<pre class="lang:default decode:true" title="Code for including video in email"><video width="400" height="200" controls poster="http://www.art.com/images/blog_images/Imagefiles/2017/html5_video/valentinesday.jpg"><br/><source src="http://www.videofile.com/htmlfiles/movie-14thfeb.mp4" type="video/mp4"><br/><!-- fallback 1 --><br/><a href="http://www.xyz.com" ><br/><img height="200" src=" http://www.art.com/pictures/important/Imagefiles/2017/html5_video/valentinesday.jpg " width="400" /><br/></a><br/></video><br/><br/><br/>
HTML5 primarily supports the MP4, OGG and WebM video formats.
Pro tip: Apple supports the MP4 video format in its email clients and browsers.
Some points to remember:
Make sure that the server configuration you use can output the right MIME type, so that the email client identifies the correct video format when retrieving the video.
If you are using an Apache web server, add this entry to the .htaccess file: Add Type video/mp4.mp4 m4v.
6. Number Of Email Folds
Your email should have just two folds, as mentioned earlier. The first fold should capture your brand and include the h1 title with a relevant CTA. If your email template exceeds two scrolls, then the third scroll should cross-sell your products. The idea is to change up the content and keep subscribers hooked by providing interesting information.
The footer is the most overlooked part of any email. However, it probably has information that subscribers are looking for, such as the company address, social sharing buttons and contact details. In order for your email to be CAN-SPAM compliant, the footer should have some additional elements.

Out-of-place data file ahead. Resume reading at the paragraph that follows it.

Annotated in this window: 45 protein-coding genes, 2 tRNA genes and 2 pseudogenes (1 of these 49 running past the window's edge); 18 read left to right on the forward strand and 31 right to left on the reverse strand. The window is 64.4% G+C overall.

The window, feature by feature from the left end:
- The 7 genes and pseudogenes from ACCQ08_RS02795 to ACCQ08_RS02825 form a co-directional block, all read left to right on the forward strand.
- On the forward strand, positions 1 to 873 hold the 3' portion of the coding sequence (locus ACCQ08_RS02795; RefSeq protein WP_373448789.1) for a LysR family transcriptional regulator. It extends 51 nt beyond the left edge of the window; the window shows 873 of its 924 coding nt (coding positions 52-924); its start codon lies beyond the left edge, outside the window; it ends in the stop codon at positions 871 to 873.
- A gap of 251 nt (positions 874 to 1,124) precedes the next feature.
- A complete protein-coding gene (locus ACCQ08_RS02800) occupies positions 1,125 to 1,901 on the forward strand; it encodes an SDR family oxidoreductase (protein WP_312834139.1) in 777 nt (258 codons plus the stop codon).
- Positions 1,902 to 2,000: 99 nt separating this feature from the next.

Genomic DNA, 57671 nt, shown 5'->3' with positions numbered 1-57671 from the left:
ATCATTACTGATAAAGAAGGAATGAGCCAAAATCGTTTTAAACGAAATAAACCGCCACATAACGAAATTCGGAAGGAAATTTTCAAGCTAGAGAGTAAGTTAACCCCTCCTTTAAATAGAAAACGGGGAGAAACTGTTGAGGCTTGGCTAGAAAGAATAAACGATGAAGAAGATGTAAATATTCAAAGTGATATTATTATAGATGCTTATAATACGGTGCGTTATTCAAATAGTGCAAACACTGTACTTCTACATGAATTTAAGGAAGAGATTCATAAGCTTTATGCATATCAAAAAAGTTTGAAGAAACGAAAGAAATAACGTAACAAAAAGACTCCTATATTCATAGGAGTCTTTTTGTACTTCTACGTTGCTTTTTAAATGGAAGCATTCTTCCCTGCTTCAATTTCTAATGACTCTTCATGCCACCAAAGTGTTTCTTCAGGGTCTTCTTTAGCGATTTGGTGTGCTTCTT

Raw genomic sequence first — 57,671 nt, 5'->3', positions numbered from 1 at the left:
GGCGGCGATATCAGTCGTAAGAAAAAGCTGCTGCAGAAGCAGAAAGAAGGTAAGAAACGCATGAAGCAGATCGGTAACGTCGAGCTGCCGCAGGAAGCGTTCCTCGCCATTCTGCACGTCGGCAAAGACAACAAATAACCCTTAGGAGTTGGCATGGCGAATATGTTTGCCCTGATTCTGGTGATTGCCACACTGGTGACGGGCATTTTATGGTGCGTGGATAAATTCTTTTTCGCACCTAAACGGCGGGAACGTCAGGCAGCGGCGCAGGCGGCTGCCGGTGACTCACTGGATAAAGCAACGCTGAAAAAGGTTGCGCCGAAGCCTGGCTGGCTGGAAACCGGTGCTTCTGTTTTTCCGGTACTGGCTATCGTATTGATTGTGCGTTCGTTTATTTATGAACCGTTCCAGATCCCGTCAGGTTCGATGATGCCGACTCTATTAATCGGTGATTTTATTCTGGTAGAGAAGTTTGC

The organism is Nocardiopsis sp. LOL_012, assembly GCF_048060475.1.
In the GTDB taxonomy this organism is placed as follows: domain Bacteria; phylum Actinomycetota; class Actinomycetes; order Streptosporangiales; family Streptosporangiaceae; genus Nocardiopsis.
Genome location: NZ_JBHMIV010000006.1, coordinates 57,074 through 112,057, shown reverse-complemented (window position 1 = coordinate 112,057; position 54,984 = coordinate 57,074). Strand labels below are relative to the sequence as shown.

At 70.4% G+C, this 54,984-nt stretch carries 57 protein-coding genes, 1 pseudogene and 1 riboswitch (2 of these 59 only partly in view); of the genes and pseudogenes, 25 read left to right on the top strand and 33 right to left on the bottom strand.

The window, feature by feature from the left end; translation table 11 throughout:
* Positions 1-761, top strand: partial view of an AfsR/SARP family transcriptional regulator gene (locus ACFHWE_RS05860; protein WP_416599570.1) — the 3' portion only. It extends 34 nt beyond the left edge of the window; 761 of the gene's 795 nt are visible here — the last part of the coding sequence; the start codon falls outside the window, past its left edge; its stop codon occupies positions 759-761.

An “Unsubscribe” link should allow subscribers to opt out of your mailing list easily and will reduce spam complaints.
Your contact details should link back to your company website and should include your postal and email address.
Additionally, you can have ancillary links, such as “Forward to a friend” and “View in Browser.”
Explanation of why the recipient got this email
Your subscribers have probably subscribed to numerous mailing lists. Subtly remind recipients of the reason they received the email, to maintain your reputation as an emailer and to minimize spam complaints.
Include the copyright mark, along with the current year and your business name.
Designing The Footer
Cramming information into the footer sounds tempting, but you should determine the most important information for your business and restrict the footer to the minimum. Stuffing it with too much information could lead readers to dismiss it entirely because they will not be able to figure out which links to click.